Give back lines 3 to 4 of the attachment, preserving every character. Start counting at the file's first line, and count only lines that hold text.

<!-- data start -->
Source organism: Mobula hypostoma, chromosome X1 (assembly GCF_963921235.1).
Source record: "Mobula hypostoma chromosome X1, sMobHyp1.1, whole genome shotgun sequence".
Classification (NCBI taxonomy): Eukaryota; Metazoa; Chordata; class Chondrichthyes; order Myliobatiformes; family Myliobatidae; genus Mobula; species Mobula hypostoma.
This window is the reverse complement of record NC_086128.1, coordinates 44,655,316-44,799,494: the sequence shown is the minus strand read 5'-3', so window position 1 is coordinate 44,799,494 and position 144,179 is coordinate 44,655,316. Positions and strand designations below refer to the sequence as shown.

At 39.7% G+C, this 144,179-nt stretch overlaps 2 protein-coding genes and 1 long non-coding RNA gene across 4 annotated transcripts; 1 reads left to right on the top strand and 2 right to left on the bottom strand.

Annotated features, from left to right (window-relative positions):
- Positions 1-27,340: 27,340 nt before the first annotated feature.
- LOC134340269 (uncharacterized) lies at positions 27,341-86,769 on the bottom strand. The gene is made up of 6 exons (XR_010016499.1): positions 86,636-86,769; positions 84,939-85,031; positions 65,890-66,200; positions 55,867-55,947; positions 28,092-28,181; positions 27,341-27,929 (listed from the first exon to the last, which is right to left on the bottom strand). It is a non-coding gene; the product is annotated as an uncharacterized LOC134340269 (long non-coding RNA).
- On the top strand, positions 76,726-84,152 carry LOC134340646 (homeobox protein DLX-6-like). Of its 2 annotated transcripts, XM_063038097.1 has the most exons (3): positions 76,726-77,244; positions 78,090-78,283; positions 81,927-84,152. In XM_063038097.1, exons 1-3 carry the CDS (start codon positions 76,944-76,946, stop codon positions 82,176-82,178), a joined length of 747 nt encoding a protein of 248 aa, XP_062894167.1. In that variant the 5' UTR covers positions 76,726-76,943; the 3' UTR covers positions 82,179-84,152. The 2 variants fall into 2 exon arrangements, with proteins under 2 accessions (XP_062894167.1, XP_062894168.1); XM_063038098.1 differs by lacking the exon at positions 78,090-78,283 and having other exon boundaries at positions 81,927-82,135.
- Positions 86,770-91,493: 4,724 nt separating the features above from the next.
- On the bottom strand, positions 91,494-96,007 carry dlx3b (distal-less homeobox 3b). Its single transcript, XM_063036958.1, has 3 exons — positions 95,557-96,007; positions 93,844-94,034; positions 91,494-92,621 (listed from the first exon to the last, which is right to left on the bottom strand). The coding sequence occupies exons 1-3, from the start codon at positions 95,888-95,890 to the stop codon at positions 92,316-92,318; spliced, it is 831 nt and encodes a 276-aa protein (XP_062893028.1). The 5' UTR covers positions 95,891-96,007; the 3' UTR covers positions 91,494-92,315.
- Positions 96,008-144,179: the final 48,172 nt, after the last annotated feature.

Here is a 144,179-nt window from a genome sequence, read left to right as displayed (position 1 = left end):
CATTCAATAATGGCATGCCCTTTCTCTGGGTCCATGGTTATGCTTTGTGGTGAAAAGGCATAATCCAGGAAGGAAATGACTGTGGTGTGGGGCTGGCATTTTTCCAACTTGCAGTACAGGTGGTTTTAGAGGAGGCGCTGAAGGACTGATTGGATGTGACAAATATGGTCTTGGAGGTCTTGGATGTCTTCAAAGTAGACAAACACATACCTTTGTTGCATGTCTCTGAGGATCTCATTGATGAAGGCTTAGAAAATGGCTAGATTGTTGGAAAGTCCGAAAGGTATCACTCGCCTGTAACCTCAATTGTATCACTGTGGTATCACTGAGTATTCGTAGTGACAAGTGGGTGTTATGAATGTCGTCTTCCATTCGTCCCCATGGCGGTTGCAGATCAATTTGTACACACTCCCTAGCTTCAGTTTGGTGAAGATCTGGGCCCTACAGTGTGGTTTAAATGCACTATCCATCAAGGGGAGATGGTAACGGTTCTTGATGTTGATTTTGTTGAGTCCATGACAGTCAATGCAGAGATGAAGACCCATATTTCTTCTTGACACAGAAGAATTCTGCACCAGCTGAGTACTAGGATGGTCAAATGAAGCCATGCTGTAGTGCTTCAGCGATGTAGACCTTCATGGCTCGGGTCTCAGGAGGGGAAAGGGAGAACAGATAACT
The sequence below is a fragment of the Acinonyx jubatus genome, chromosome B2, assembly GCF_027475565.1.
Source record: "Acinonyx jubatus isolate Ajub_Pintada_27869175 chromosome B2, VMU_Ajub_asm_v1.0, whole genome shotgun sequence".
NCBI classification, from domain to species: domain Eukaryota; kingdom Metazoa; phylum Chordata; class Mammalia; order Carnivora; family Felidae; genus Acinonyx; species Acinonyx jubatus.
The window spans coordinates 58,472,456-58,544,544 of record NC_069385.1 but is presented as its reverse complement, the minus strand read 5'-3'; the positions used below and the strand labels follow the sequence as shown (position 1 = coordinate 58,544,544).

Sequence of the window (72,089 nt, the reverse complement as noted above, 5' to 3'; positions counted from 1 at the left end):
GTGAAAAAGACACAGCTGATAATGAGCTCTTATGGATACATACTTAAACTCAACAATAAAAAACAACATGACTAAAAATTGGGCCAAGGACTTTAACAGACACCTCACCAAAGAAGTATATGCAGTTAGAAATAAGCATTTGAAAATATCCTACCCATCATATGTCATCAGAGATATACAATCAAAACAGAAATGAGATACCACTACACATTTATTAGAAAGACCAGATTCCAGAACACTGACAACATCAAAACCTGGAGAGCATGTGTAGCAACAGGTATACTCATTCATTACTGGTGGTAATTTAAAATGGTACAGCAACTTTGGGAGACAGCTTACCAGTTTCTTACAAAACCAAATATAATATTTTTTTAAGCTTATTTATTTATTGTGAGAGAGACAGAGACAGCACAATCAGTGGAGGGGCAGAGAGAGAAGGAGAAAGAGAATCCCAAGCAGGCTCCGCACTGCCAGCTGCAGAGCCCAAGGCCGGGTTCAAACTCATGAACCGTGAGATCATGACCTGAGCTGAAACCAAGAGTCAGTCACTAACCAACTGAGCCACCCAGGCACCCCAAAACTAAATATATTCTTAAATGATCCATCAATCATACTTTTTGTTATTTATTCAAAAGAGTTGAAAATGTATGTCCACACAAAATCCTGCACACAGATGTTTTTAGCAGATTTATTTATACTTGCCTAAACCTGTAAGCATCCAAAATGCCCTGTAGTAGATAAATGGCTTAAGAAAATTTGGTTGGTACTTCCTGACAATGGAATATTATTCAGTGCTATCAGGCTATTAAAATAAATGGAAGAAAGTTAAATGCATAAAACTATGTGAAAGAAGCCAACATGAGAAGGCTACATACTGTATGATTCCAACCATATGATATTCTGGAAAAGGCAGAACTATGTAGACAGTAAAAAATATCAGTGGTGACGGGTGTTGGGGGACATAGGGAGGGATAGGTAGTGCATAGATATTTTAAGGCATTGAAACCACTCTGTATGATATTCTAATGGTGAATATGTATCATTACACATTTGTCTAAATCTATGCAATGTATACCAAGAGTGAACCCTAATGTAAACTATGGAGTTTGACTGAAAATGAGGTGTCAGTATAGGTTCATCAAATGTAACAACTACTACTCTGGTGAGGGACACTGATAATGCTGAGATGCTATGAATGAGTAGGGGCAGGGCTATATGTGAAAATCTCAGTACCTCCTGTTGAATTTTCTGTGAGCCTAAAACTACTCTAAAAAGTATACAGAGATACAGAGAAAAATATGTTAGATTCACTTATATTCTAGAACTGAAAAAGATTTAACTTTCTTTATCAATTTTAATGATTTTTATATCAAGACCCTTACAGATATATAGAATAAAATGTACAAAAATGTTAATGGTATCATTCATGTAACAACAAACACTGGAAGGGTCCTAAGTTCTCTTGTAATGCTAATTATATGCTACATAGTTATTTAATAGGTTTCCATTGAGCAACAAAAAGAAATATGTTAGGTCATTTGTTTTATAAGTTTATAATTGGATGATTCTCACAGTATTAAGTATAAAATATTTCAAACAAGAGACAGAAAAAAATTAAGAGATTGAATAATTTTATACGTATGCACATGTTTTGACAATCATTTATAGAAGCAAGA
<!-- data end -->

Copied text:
Classification (NCBI taxonomy): Eukaryota; Metazoa; Chordata; class Chondrichthyes; order Myliobatiformes; family Myliobatidae; genus Mobula; species Mobula hypostoma.
This window is the reverse complement of record NC_086128.1, coordinates 44,655,316-44,799,494: the sequence shown is the minus strand read 5'-3', so window position 1 is coordinate 44,799,494 and position 144,179 is coordinate 44,655,316. Positions and strand designations below refer to the sequence as shown.